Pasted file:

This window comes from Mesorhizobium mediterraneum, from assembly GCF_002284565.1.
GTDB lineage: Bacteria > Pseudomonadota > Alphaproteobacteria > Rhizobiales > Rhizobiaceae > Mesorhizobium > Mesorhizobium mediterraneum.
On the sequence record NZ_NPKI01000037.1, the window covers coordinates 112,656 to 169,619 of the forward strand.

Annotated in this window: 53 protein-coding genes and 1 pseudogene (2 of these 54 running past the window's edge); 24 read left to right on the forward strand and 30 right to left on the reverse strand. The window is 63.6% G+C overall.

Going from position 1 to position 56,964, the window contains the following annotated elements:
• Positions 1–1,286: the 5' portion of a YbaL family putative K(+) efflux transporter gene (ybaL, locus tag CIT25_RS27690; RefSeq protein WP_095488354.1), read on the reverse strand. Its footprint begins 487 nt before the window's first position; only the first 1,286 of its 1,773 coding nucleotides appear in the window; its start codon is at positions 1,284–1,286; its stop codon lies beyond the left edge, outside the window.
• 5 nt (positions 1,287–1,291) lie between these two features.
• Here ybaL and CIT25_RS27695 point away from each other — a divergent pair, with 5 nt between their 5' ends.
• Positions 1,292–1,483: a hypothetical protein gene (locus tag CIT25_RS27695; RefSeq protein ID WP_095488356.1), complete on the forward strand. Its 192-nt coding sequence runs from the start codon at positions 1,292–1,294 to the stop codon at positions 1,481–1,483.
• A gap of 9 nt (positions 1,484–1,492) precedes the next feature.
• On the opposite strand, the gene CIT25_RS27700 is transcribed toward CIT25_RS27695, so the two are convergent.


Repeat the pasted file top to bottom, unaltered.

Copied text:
This window comes from Mesorhizobium mediterraneum, from assembly GCF_002284565.1.
GTDB lineage: Bacteria > Pseudomonadota > Alphaproteobacteria > Rhizobiales > Rhizobiaceae > Mesorhizobium > Mesorhizobium mediterraneum.
On the sequence record NZ_NPKI01000037.1, the window covers coordinates 112,656 to 169,619 of the forward strand.

Annotated in this window: 53 protein-coding genes and 1 pseudogene (2 of these 54 running past the window's edge); 24 read left to right on the forward strand and 30 right to left on the reverse strand. The window is 63.6% G+C overall.

Going from position 1 to position 56,964, the window contains the following annotated elements:
• Positions 1–1,286: the 5' portion of a YbaL family putative K(+) efflux transporter gene (ybaL, locus tag CIT25_RS27690; RefSeq protein WP_095488354.1), read on the reverse strand. Its footprint begins 487 nt before the window's first position; only the first 1,286 of its 1,773 coding nucleotides appear in the window; its start codon is at positions 1,284–1,286; its stop codon lies beyond the left edge, outside the window.
• 5 nt (positions 1,287–1,291) lie between these two features.
• Here ybaL and CIT25_RS27695 point away from each other — a divergent pair, with 5 nt between their 5' ends.
• Positions 1,292–1,483: a hypothetical protein gene (locus tag CIT25_RS27695; RefSeq protein ID WP_095488356.1), complete on the forward strand. Its 192-nt coding sequence runs from the start codon at positions 1,292–1,294 to the stop codon at positions 1,481–1,483.
• A gap of 9 nt (positions 1,484–1,492) precedes the next feature.
• On the opposite strand, the gene CIT25_RS27700 is transcribed toward CIT25_RS27695, so the two are convergent.